and the labour market

					CentrePiece Autumn 2007

and the labour market
                                                                                                                             CentrePiece Autumn 2007

                   Higher education around the world has expanded rapidly in recent years,
                   yet graduates continue to command a wage premium in the labour
                   market. So, as Stephen Machin and Sandra McNally show, there are no
                   problems of ‘over-supply’ or ‘over-qualification’ – rather there are
                   ‘shortages’ in some fields, which further expansion could alleviate.

                               n recent decades, there has       choose from. But if, for whatever reason,     return to higher education suggests that

                               been rapid expansion of higher    employers demand more graduates, then         ‘under-supply’ is more of an issue and that
                               (‘tertiary-level’) education      the wage premium may not fall.                continued expansion is justified. In terms
                               across many countries. This has        The wage premium depends on the          of employability, in many countries, there
                               had important and profound        interaction of demand and supply. In          has been some catch-up of less educated
                               effects on labour markets and     recent decades, there has been a big          groups over the last decade, but graduates
                   the way in which employers use highly         increase in both the demand for and           continue to have a much higher
                   educated labour.                              supply of graduates. It is the fact that      probability of being in a job.
                       These expansions have, for the most       demand has outstripped supply that has
                   part, been predicated on the assumption       given rise to an increasing wage premium      Mismatches and shortages
                   that more education is good for individuals   for a university degree. There is             Nevertheless, it sometimes takes a long
                   and for society as a whole, not only in       much controversy about the reasons            time for some (usually less well
                   terms of economic outcomes like wages or      for increasing demand for graduates,          performing) graduates to find jobs after
                   employment, but also for a wide range of      but the predominant view is that ‘skill-      leaving higher education and even then,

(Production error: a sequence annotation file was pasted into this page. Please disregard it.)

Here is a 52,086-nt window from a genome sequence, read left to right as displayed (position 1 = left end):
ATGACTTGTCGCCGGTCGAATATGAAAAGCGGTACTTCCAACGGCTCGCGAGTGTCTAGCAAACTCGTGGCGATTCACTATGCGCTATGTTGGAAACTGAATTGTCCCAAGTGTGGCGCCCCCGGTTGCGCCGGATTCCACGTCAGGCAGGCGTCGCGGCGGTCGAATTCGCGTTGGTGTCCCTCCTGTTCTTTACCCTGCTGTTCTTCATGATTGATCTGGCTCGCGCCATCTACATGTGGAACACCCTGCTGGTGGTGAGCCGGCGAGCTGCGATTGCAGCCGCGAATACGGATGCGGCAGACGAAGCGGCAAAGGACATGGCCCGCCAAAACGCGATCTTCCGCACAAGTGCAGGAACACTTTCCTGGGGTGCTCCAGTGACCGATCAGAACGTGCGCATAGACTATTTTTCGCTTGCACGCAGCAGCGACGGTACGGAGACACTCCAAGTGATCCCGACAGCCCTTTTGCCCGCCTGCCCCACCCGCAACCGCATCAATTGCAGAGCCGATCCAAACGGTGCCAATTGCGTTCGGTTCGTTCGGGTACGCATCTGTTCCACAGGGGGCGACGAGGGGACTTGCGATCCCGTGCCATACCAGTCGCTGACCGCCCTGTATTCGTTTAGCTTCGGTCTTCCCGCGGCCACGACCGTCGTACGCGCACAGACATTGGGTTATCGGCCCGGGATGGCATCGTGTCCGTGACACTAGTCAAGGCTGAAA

social outcomes like improved health,         biased technological change’ is a major       some are not in jobs that appear to be
                   reduced crime and higher well-being.          contributory factor.                          well matched to their qualifications. At the
                       But along with expansion of the                In most countries, there has been        same time, there are shortages in certain
                   system has come a range of new                continued expansion of higher education       sectors: this is evident in employer surveys
                   questions that have emerged as a              in the last decade. But the wage premium      and in some data analysis that shows a
                   consequence of there being many more          attached to higher education has increased    negative wage premium associated with
                   graduates. Is there now ‘over-supply’ of      in most of them. The exceptions are Spain     ‘skill mismatch’.
                   graduates? Is there evidence of ‘over-        and New Zealand – two countries with               A body of research has attempted to
                   qualification’ and skill mismatch?            particularly large expansion of higher        measure these outcomes, and the
                   Are students studying the ‘right type’ of     education in the last 10 years – and Korea,   (sometimes misused) terms of ‘over-
                   subjects? And is there a shortage             where the wage premium declined               education’ and ‘under-education’ have
                   of science and technology graduates           markedly between 1974 and 1990, a             emerged: the former arises if an individual
                   in particular?                                period of industrialisation when there was    holds higher qualifications than required
                       In a recent report, we review the         massive growth in higher education.           by his or her job whereas the opposite